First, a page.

© Reuters. FILE PHOTO: A man pleads with riot police during protests against the Supreme Court and its backing of banking curbs, in Buenos Aires, Argentina January 10, 2002. REUTERS/Rickey Rogers/File Photo
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By Lucila Sigal
BUENOS AIRES (Reuters) – Argentina is battling against triple digit inflation, its highest in over three decades, and that could climb to near 200% by the end of the year, stirring memories of hyperinflation in the late 1980s and other economic crises.
Rapidly rising prices, which have sped up this month after the government allowed a near 20% devaluation of the peso currency, are hammering consumers, pushing up poverty and stoking voter anger ahead of October general elections.
With costs often varying day-to-day, the specter of runaway inflation of years past has returned, despite hopes it can still be avoided and regular government measures including sharp interest rate hikes and price freezes to tamp inflation down.
“This is like a movie one has already seen several times,” said Roberto Gonzalez Blanco, a retired 80-year-old public accountant, who has four daughters and 11 grandchildren, one of whom went to Australia in search of better opportunities.
The high inflation rate, which J.P. Morgan has forecast could hit 190% this year, has left four-in-10 people in poverty as prices have risen faster than wages, leading to a cost-of-living crisis and stoking anger on the streets. August monthly inflation is likely to top 10%, analysts say.
That has also boosted an outsider radical presidential candidate, Javier Milei, who came first in an August open primary election, beating the two main traditional parties and making himself the favorite in what remains an uncertain race.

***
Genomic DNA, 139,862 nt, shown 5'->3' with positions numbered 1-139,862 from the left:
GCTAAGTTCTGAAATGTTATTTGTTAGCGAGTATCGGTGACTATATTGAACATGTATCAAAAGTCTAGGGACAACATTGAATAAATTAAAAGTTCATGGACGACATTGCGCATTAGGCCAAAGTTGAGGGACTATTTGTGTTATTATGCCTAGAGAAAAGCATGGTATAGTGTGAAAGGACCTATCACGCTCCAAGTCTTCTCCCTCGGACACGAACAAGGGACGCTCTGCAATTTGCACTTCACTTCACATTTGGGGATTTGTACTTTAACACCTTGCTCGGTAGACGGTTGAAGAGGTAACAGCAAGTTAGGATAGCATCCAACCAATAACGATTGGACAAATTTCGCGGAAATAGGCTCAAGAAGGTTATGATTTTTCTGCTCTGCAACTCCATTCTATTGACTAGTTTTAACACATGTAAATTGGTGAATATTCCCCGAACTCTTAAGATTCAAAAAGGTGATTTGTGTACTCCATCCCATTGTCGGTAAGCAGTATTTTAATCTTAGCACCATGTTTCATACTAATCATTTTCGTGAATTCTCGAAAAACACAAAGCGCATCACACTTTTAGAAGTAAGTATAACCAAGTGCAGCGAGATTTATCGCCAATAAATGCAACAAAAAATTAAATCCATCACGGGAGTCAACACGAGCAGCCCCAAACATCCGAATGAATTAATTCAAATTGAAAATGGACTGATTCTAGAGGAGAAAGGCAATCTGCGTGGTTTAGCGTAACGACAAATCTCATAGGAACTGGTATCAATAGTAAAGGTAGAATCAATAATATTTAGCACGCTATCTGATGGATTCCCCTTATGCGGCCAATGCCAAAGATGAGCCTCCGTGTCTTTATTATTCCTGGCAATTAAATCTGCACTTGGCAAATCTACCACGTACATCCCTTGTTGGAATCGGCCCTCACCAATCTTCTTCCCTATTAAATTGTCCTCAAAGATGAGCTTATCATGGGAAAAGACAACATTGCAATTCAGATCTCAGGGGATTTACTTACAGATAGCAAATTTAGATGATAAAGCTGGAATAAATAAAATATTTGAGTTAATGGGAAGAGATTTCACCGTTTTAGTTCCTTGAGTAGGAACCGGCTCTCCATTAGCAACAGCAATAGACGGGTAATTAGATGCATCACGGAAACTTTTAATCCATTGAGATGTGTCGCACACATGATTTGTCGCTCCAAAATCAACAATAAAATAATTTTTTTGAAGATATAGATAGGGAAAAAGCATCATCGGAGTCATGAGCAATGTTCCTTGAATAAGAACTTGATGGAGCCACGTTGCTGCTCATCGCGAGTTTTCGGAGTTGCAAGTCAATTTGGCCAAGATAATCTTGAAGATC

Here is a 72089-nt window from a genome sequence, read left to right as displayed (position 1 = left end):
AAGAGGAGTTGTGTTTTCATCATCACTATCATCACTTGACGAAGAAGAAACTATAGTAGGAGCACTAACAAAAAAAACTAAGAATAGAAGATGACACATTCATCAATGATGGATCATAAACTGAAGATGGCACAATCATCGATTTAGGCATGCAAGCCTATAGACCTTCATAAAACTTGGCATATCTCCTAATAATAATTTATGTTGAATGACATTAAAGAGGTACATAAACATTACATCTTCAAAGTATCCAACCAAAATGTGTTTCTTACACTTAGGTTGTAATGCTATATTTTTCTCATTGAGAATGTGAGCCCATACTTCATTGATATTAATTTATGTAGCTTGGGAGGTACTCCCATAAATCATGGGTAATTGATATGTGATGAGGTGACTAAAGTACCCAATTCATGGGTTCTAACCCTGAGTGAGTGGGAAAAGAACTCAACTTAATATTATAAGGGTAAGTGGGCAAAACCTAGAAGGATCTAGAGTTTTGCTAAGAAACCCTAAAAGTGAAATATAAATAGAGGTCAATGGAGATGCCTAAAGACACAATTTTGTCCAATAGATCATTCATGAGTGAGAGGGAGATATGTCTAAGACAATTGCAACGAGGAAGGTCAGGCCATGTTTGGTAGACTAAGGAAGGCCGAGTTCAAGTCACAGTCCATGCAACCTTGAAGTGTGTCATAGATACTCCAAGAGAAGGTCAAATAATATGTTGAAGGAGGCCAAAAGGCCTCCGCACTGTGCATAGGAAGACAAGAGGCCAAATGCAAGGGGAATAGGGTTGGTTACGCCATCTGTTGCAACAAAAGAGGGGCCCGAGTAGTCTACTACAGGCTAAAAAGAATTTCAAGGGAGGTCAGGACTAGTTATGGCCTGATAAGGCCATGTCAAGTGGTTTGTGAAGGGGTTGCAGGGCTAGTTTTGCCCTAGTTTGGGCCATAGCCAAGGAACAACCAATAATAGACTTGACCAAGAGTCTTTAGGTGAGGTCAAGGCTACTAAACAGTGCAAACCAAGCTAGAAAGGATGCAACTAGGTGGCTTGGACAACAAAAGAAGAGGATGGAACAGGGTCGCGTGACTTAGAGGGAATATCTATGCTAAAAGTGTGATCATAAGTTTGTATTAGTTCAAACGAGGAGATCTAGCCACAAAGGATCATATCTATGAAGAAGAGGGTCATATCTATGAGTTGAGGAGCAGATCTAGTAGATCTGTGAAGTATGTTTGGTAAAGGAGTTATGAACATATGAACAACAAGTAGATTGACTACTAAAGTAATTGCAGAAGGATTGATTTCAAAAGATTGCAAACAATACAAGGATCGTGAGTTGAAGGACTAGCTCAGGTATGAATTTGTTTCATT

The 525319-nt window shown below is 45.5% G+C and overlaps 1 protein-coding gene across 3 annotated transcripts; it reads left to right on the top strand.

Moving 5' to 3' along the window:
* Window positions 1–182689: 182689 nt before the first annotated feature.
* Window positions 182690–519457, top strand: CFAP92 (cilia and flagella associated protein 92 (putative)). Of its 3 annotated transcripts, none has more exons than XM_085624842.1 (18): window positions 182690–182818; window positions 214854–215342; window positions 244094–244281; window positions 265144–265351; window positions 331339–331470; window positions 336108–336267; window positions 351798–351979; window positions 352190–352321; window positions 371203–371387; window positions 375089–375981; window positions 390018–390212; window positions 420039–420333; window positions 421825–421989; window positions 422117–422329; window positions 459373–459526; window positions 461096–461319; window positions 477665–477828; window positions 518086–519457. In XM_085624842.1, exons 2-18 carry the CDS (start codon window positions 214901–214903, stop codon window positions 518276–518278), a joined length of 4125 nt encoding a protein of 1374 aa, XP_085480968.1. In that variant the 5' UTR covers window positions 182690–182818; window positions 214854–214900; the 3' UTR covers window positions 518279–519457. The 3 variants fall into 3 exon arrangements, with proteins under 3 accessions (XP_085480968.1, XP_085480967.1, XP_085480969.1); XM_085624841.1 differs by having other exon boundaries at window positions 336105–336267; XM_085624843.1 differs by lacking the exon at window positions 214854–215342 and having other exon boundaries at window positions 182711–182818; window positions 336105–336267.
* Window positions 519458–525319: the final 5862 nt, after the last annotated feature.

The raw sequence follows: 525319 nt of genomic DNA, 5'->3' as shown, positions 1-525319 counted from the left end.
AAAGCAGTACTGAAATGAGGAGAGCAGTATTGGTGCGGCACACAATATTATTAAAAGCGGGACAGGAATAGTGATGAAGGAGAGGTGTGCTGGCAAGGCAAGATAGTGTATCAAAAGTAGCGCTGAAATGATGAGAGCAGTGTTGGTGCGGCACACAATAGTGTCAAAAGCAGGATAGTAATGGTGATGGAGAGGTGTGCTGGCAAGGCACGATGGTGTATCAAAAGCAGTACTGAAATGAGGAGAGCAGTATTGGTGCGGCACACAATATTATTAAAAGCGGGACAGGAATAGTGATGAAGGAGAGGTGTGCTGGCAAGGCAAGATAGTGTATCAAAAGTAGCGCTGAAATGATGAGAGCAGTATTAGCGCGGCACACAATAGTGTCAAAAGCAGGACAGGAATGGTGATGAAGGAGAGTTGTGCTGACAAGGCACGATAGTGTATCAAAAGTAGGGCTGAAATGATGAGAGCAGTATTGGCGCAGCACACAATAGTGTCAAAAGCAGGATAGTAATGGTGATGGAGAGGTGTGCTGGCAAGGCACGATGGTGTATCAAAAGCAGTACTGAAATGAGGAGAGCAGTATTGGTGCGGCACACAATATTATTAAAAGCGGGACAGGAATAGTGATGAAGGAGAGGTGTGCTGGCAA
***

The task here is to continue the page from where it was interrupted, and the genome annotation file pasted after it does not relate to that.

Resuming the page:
He has pledged to dollarize the economy over time and shutter the central bank, blaming a “caste” of political elite for the economic crisis in boisterous tirades to cheering supporters who love his abrasive, no holds barred style.
‘VERY AFRAID OF WHAT IS COMING’
Nora Marful, 63, a former bank employee, said she felt none of the presidential candidates represented her as a working Argentine. Milei will compete against Economy Minister Sergio Massa and conservative ex-Security Minister Patricia Bullrich.
“I am very afraid of what is coming. It seems to me that it is the same as what I experienced years ago, in 2015, in 2001,” she said, referring to past economic crises in the country.
“The way I see it, these characters are focused on a certain sector, a sector of wealth, well-being, upper class. They forget about the middle class and the poor.”
While the late 1980s were dominated by inflation, the period around 2001 was a more full-blow economic and political crisis, which saw a revolving door of presidents and one, Fernando De la Rua, fleeing the presidential palace by helicopter amid riots.
Argentina recently saw some scattered looting of shops and supermarkets, with over 100 arrests, though that has calmed down in recent days.
“The issue of looting and everything that has been happening these days hits me badly because I lived through 2001, which was very ugly,” said retiree Jorge Del Teso, 68, who has three daughters and previous worked in finance.
“People are just fed up with politics.”